MANHATTAN, Kan. - K-State has hit the end of the first quarter to the 2010 season with a spotless 3-0 record. While the play has been anything but glitzy, the fact is the Wildcats have found a way to defeat UCLA, Missouri State and ISU in their first three games. With 8 wins being the preseason prediction here one month ago, here's why K-State will make it, and, perhaps have trouble making it.

In each of the last two Kansas State football games, coach Bill Snyder simply said, "We won."

No, the ‘Cats didn't play letter-perfect football, but yes, they did find a way to get in the victory column. And now with a 3-0 record overall, and a 1-0 mark in the Big 12, K-State is among the also-mentioned in the Associated Press Top 25 poll.

In grading the Wildcats for their collective three-game effort, we're giving them a B+ … primarily because of Mr. Daniel Thomas, and, the simple fact that they have done what the game is all about … they've won.

Needing only three more wins in nine tries to become bowl eligible, here's our thinking about how, or why, Kansas State will reach at least eight victories, if not more, in 2010, but also why it might have trouble.

Reason for optimism:

No. 8 … Daniel Thomas. Mel Kiper has the K-State running back ranked No. 2 only behind Heisman Trophy winner Mark Ingram of Alabama, and as the No. 19 overall pick in next year's NFL draft. With 552 yards, Thomas is off to the best three-game start in K-State history.

In just 15 overall games as a Wildcat, Thomas ranks No. 10 on the all-time rushing chart with eight 100-yard games to his credit.

Reason for concern:

It's not that Thomas can't run it 34 times a game like he did Saturday, the concern is that Thomas "had" to run it 34 times for Kansas State to defeat a team that was the unanimous pick to finish last in the Big 12 North.

Thomas has rushed the ball 83 games this season, which includes not playing at all in the fourth quarter against Missouri State.

Reason for optimism:

K-State has been hit with a couple injuries at offensive tackle, but has mixed and matched five Wildcats who have banded together as one.

With Clyde Aufner and Ethan Douglas injured for much of the early weeks, Zach Hanson and Manase Foketi have stepped up to join guards Kenneth Mayfield and Zach Kendall, plus center Wade Weibert to form a line that has helped produce 260 rushing yards per game, which ranks 11th in the nation.

Reason for concern:

The Wildcats are averaging 150 passing yards per game, which ranks 102nd in the country. The throw-game was non-existent in Saturday's win over Iowa State.

While Carson Coffman is completing 65 percent of his passes, and with a 4-to-1 touchdown-to-interception ratio, his ability to orchestrate a balanced attack with Thomas is iffy at best. Coffman has also been sacked nine times in three games.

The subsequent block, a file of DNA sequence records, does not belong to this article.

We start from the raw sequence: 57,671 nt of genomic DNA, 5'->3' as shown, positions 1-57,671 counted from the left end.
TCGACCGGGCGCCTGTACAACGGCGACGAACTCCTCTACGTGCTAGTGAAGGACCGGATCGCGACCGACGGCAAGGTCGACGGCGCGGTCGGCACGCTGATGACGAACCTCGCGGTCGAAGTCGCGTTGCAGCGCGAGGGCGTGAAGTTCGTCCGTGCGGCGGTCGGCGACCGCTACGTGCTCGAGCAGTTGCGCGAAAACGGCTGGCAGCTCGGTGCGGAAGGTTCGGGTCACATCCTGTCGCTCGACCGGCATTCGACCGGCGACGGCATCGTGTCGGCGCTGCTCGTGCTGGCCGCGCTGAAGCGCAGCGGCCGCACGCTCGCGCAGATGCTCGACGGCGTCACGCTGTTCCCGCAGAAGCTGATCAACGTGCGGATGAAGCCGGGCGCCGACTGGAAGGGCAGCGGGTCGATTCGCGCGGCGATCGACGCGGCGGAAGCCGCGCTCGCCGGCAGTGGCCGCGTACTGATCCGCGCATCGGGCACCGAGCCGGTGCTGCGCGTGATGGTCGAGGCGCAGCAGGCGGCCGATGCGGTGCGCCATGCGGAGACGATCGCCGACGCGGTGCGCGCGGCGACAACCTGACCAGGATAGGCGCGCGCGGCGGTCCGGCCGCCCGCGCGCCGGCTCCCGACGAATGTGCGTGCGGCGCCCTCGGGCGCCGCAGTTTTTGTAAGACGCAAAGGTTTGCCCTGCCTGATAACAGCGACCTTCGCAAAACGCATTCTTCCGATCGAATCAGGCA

Reason for optimism:

Brandon Harold appears to have returned to his 2008 defensive form with 20 tackles, four of which have been for negative yards. Harold has two sacks, one pass broken up, one fumble recovery and two forced fumbles. Harold came up with the defensive play of the game against the Cyclones when he not only forced a fumble, but made the recovery which led to a late-game score.

Reason for concern:

Teams have thrown 96 passes on K-State this year, and the Wildcats have generated only six sacks. The Wildcats have forced an average of less than two turnovers per game, and the ‘Cats defense has allowed 10 drives of at least 50 yards through the first 12 quarters of the season.

Reasons for optimism:

Starring William Powell, K-State ranks 8th in the nation in kickoff returns averaging 31.7 yards; K-State is a perfect 8-of-8 in Red Zone scores; KSU is converting a more than decent 43 percent of its third-down snaps; Ryan Doerr has been a steady punter with a 42.5-yard average with five fair catches and two punts downed inside the 20; Anthony Cantele is averaging placing the ball at the 3-yard-line on kickoffs.

He has seven touchbacks, which is more than K-State had all of last year; K-State has out-scored its opponents 17-0 in the first quarter.

Reasons for concern:

The ‘Cats are averaging just 6.0 yards per punt return, which includes one of 20 yards.

Take away that one, and Tramaine Thompson is averaging just 4.2 yards on the other eight punt take-backs; KSU has scored just four TDs in eight trips into the Red Zone; K-State is allowing better than 23 yards per kickoff returns; backup quarterback Collin Klein has played in just two offensive series this year.


Looking at the season the rest of the way:

Probable wins:
North Texas, Colorado, Baylor, Kansas

‘Cats will be underdogs:

Nebraska, Texas

Difference makers:

Central Florida, Oklahoma State and Missouri

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